Baltimore’s role in the 1800s slave trade is documented in a new exhibition at the Homewood Museum on the Johns Hopkins University campus in North Baltimore.
In the five decades after the legal end of the international slave trade, from 1808 to the mid-1860s, nearly one million slaves, were uprooted from their jobs and homes in the Upper South — many from Maryland — and sent to the Lower South — Louisiana, Alabama, Florida and Texas.
The exhibition at Homewood reveals this aspect of the slave system. Just west of Charles Street, in what is known today as the Freshman Quad, a slave named Izadod Conner tended a garden and orchard owned by Charles Carroll Jr. and his wife, Harriet Chew Carroll.
Conner, a skilled gardener, and his wife, Cis, a flax-linen spinner, play a role within the broader story of this exhibition, “Purchased Lives: The American Slave Trade from 1808 to 1865.”
Conner, his wife and their children, became pawns in this human traffic, part of the interstate slave trade.
“It is interesting to note that Charles Carroll Jr. was insistent that he wanted this particular gardener for Homewood and finally his father gave in,” said Homewood’s curator and director, Julia Rose. “Izadod was born a slave at Doughoregan Manor in Howard County. We have records that show that his wife Cis was a spinner of the linen used in clothing.”
Izadod and Cis Conner were brought to Baltimore at a time when it was an economic hub in the the slave economy. Slave merchants owned pens — often called slave jails — along Pratt Street near today’s Oriole Park at Camden Yards. These places of temporary confinement housed those who would be walked, in iron shackles to ships for transport.
Paula Braver, a former student at the Maryland Institute College of Art, created a localized map with an overlay that shows slave pens, auction sites and slave ship wharves projected over current Inner Harbor sites. The slaves boarded vessels bound for New Orleans, among other ports.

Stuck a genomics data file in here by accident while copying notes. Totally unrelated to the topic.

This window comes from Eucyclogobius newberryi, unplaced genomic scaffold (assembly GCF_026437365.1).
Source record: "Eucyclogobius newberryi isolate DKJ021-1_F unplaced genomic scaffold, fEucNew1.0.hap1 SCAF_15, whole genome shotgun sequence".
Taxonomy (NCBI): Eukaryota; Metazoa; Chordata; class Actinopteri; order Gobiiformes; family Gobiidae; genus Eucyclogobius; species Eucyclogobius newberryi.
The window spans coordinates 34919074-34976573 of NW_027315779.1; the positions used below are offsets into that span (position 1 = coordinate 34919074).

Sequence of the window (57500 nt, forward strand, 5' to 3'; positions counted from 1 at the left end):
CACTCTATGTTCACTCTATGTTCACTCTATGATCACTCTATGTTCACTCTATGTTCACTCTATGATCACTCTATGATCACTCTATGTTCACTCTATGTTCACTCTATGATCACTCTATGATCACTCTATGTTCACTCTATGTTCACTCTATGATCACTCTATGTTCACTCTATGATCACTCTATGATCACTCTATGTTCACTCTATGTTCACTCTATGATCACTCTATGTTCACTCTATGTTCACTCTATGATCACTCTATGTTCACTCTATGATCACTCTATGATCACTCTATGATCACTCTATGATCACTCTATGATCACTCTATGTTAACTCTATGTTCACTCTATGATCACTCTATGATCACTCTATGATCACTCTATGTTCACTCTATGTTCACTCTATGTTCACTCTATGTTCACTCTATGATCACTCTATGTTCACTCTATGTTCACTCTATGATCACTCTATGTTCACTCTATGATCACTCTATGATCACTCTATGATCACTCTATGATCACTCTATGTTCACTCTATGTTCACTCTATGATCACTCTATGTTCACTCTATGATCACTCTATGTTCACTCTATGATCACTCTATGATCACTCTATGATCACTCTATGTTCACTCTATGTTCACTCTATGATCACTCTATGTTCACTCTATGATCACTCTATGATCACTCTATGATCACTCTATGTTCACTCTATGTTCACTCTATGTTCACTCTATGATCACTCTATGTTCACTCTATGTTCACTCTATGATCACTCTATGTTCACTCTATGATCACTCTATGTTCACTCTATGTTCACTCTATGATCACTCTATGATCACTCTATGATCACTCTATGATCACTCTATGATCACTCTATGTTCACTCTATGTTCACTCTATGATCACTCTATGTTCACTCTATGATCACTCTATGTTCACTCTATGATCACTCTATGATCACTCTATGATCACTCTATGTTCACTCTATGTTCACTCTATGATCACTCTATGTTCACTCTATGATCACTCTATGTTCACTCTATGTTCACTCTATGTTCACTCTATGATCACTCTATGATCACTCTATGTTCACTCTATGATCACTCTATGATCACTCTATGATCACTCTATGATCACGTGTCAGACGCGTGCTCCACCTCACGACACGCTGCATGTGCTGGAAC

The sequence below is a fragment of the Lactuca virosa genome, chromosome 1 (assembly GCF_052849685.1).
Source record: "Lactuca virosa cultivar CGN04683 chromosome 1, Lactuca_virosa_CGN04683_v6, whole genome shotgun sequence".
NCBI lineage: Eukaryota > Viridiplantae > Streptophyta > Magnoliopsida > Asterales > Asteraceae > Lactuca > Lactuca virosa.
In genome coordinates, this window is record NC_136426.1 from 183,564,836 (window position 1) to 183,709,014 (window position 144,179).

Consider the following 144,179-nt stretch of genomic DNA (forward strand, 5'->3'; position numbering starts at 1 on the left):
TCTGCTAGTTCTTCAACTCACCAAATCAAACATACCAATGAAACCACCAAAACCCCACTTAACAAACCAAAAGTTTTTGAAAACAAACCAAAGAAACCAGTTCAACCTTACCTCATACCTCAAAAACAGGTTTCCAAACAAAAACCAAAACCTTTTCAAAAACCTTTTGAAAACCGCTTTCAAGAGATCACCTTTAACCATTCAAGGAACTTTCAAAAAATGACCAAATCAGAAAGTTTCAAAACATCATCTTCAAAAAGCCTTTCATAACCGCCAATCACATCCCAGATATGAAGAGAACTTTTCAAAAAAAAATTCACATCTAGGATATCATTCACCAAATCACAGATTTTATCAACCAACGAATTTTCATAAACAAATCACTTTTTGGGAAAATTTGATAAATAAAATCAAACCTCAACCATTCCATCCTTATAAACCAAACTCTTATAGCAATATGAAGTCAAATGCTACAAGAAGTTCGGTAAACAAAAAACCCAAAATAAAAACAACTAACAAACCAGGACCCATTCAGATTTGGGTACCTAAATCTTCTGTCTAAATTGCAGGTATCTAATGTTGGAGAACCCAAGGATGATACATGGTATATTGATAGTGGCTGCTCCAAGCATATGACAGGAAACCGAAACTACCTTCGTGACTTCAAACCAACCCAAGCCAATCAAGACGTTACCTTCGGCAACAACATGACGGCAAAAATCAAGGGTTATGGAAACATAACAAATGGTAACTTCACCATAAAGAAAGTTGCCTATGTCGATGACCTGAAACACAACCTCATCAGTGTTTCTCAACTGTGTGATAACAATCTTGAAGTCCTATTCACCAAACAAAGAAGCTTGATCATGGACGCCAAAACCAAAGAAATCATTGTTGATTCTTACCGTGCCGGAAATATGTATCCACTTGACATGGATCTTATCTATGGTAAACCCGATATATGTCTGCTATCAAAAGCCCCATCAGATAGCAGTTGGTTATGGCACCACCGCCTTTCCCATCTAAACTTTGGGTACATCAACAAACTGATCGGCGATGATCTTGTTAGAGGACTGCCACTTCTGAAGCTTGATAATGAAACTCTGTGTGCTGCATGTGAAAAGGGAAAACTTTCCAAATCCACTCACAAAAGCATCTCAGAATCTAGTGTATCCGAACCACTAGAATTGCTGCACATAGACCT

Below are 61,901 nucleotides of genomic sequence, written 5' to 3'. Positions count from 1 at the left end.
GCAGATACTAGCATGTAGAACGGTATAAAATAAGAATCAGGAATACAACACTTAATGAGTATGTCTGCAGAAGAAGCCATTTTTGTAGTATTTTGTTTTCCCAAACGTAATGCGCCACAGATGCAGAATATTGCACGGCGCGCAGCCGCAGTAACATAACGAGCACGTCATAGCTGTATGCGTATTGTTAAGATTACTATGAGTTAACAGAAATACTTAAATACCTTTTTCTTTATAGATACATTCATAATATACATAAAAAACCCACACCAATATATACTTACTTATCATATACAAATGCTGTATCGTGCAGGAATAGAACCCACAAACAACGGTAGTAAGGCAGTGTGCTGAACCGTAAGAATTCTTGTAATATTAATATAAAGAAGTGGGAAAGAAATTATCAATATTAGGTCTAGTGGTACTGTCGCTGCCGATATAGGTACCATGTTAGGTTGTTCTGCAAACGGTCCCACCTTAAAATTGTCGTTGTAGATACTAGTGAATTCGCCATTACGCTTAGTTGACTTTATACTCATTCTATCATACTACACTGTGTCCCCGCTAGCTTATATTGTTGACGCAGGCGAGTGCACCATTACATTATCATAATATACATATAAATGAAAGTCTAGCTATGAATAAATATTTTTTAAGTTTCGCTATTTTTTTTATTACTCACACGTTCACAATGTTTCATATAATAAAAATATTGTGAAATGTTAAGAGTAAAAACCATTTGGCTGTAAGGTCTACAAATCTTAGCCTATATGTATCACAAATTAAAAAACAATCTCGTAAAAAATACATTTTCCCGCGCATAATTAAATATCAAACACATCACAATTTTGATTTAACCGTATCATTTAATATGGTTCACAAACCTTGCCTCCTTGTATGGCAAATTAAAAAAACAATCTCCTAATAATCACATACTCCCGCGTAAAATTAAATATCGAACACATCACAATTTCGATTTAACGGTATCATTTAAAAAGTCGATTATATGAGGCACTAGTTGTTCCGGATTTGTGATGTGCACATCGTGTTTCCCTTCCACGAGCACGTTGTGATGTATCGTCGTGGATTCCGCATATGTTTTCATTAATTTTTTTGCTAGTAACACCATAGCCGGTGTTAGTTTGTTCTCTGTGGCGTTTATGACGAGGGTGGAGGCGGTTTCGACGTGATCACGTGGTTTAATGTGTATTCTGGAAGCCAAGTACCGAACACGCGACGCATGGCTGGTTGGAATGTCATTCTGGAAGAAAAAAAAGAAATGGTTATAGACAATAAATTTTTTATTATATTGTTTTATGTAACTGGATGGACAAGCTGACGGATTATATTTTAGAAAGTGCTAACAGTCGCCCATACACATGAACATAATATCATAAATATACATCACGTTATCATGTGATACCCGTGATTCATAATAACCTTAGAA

While much of the Homewood exhibit was prepared by the Historic New Orleans Collection and sent on this national tour, the display has been enlarged to explain Baltimore’s specific role. Ralph Clayton, a retired Enoch Pratt Free Library staff member, offered details of Baltimore’s roots in the slave trade in his 2002 book, “Cash for Blood.”
For the exhibit, Central Maryland Blacksmith Guild artisans fabricated reproduction bilboes — a type of ankle restraint — and a slave collar, to place on display. An original bound volume of The Baltimore Sun shows a pair of runaway slave reward ads. A crumbling shoe of a slave child, found tucked behind a brick fireplace in Annapolis’ Hammond-Harwood House, is also on display.
“Slave spiritual traditions included hiding mementos of those who had died in concealed places,” Rose said.
As for the Conners, research has not explained why the wealthy Carroll family chose to send their slave servants to Louisiana 11 years after the 1825 death of Charles Carroll Jr., the master of Homewood.
“The Conners were part of 58 enslaved persons of Carroll ownership who were sent away,” said Rose. “The Carrolls did not outright sell the Conner family. They leased them to a Southern plantation owner near Baton Rouge.”
The doorway at Mount Vernon’s 101 West Monument St. is inlaid in brass, and clearly states: Hotel Revival. It’s a new name, and a thoroughly new take for a landmark that has undergone a two-year transformation into a 107-room boutique-style hotel.
Izadod never returned to Maryland; researchers are working to discover his fate. His wife returned to Baltimore at the end of her lease in 1838.
Charles Carroll Jr.’s widow, Harriet Chew, a member of a prominent Philadelphia family, took two of the Conner children, Mary and Joseph, who had been baptized in Baltimore’s St. Peter Pro-Cathedral, and indentured them in Pennsylvania. They were ultimately manumitted, or set free.
Cis and her other children — she had a family of 13 — lived out their years back in Howard County at Doughoregan, and gained freedom only when other slaves were freed in 1864.